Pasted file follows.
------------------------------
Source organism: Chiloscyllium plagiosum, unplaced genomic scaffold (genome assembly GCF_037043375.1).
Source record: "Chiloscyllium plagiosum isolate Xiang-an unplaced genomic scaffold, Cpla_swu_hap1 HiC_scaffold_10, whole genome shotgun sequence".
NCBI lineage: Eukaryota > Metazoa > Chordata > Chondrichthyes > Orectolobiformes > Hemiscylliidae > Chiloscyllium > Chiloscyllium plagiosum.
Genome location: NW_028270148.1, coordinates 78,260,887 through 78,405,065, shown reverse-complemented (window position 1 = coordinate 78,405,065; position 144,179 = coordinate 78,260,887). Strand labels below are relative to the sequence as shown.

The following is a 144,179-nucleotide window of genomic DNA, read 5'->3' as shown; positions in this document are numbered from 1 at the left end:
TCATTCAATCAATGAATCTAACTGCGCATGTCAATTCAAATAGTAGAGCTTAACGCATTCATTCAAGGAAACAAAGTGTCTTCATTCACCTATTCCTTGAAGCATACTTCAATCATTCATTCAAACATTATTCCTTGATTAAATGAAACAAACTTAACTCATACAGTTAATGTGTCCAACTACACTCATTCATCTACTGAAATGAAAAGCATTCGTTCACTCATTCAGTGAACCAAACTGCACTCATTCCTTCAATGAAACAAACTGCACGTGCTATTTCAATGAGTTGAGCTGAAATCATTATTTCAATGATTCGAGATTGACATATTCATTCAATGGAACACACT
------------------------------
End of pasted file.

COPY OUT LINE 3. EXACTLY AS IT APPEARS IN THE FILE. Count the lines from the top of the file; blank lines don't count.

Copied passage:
NCBI lineage: Eukaryota > Metazoa > Chordata > Chondrichthyes > Orectolobiformes > Hemiscylliidae > Chiloscyllium > Chiloscyllium plagiosum.